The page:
About Alanna S. Graboyes
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I am an Alexandria, Virginia-based artist whose work includes oil, acrylic, and watercolor paintings; hand-painted silk scarves; photographs; and Joseph Cornell-inspired window boxes.
Born in Brooklyn and raised by the ocean in Far Rockaway, Queens, the world’s finest art was only a subway token away. At Queens College, I studied under some of the 20th century’s revolutionary abstract expressionists, including Herbert Aach, John Ferren, Charles Cajori, and James Brooks. Afterward, I worked as a textile designer, co-authored the first definitive book on the SoHo art district, and worked in the library collections of the Museum of Modern Art, the Metropolitan Museum of Art, and Columbia University. At Columbia, and later in Richmond and Northern Virginia, my professional life focused on information technology, research practices for digital-age students, and architectural design of 21st century high school libraries.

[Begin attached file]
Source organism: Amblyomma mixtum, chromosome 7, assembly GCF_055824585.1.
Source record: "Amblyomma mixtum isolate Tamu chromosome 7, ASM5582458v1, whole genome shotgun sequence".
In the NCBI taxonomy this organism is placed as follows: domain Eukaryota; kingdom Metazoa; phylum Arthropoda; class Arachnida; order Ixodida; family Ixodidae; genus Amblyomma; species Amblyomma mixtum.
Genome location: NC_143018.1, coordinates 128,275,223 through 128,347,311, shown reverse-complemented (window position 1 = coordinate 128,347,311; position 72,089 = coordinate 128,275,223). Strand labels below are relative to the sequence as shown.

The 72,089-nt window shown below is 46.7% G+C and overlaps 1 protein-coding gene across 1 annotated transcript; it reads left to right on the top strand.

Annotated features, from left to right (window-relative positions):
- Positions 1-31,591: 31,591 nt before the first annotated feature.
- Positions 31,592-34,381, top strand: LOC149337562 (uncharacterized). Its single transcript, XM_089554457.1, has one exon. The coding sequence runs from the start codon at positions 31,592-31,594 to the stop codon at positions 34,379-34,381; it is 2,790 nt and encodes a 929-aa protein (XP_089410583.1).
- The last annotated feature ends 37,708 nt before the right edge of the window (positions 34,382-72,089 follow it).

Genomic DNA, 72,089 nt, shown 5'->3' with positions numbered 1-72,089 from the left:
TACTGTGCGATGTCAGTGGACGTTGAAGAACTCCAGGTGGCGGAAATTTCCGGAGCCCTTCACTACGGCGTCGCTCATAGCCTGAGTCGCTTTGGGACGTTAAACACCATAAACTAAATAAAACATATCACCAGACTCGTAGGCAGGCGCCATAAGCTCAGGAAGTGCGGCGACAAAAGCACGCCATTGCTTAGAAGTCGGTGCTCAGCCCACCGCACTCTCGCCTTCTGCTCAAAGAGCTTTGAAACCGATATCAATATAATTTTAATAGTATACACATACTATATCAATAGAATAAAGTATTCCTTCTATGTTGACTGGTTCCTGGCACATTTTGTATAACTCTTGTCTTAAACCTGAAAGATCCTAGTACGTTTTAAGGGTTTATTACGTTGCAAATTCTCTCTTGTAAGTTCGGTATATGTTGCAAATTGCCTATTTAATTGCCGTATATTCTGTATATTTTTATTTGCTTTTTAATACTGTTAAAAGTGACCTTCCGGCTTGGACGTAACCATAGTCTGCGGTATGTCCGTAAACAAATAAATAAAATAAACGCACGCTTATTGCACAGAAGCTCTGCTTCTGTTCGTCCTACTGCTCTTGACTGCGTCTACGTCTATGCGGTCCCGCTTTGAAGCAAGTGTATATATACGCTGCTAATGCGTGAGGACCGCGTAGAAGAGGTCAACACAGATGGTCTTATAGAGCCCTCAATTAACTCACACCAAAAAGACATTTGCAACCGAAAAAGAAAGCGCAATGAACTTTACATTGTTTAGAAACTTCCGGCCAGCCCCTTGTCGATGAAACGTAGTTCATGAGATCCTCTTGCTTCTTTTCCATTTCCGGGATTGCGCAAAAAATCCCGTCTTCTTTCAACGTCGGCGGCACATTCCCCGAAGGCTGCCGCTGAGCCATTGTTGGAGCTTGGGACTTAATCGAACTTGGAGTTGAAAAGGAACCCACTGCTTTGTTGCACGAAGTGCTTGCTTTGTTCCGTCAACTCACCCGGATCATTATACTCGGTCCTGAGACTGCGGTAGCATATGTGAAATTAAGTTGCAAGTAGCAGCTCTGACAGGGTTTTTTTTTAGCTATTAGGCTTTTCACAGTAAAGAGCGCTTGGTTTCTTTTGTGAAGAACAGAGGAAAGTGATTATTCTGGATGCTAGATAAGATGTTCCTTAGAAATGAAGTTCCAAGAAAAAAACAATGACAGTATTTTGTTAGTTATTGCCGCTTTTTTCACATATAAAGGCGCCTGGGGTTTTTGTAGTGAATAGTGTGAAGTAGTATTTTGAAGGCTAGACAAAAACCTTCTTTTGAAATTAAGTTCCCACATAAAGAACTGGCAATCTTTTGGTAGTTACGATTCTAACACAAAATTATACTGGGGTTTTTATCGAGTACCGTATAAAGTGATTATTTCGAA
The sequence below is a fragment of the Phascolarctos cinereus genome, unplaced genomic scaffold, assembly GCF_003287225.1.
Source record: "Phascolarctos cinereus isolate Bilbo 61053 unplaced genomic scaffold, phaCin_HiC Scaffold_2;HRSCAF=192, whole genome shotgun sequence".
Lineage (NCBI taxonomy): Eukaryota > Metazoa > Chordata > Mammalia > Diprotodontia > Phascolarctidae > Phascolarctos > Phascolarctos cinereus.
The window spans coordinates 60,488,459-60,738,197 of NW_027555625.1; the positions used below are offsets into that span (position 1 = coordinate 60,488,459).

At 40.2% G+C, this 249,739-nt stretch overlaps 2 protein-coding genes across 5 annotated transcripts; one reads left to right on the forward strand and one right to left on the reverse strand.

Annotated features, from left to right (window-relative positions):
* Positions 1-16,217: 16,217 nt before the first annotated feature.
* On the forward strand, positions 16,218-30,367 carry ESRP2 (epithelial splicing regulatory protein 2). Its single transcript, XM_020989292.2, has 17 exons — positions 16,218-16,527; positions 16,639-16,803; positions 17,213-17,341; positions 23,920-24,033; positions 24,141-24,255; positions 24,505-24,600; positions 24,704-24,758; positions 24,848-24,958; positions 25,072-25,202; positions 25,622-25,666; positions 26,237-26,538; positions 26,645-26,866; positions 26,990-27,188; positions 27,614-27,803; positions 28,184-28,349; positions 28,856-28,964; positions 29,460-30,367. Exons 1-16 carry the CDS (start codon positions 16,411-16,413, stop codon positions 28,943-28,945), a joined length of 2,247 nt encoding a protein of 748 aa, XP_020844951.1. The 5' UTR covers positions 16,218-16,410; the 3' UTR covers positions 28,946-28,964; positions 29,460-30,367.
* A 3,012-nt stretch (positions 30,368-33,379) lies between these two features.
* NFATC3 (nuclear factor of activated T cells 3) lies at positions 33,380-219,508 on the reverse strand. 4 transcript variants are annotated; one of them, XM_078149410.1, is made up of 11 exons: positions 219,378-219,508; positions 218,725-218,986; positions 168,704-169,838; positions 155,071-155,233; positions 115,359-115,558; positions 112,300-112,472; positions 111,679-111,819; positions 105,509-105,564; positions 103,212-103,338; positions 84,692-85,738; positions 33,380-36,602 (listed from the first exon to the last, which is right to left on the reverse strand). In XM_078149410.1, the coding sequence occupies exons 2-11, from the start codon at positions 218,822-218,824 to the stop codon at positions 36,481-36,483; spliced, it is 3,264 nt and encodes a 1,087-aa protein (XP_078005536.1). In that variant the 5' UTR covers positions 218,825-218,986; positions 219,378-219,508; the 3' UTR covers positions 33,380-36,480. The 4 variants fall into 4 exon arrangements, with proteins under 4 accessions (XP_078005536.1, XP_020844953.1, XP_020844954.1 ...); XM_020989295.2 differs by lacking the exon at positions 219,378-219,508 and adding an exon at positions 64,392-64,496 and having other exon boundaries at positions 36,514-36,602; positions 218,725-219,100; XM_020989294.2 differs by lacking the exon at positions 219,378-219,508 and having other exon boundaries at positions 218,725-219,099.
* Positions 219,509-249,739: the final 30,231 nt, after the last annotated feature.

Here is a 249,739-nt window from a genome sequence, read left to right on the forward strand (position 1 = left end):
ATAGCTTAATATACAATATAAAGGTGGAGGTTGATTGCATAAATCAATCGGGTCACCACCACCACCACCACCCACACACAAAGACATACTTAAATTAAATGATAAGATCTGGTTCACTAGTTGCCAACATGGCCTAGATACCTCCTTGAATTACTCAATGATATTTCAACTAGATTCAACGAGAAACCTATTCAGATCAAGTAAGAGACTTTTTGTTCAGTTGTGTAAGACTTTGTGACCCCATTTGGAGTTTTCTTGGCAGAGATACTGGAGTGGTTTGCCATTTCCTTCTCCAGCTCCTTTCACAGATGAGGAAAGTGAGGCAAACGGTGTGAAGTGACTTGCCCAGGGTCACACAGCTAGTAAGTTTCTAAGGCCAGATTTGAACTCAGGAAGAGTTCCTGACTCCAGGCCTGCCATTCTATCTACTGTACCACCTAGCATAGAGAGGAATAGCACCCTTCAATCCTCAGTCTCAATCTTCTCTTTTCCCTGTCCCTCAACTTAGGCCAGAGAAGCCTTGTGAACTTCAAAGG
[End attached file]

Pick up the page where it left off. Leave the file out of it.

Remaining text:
My inspirations are everywhere: New York’s towers, trestles, streets, and bridges; the roller coasters and long-extinct pastries of mid-century Brooklyn; the shadow of a cloud; the high desert of New Mexico; the colors of an insect; the fog and mist; lettering; the sound of words, color, texture, line, shape, and space; my travels to France, Spain, Portugal, Florida, New England, California coast, Canada, Maine, and—more than anywhere else—the Southwestern U.S.
My compositions borrow elements from a procession of art periods: Medieval, Baroque, Renaissance, Cubism, Impressionism, Abstract Expressionism, Fauvism, Pop Art, Conceptualism.
My paintings often begin with images inspired by my photographs; they evolve into abstraction, preserving the spirit, but not the form, of the original compositions. My studies of East Asian painting and design philosophy have changed the way I paint, how I hold a paintbrush, and how I approach the painting surface, whether it be canvas, rice paper, watercolor paper or fabric.
Lastly I teach art courses for adults, focusing on line, light, shadow, color, texture and most of all understanding abstract art.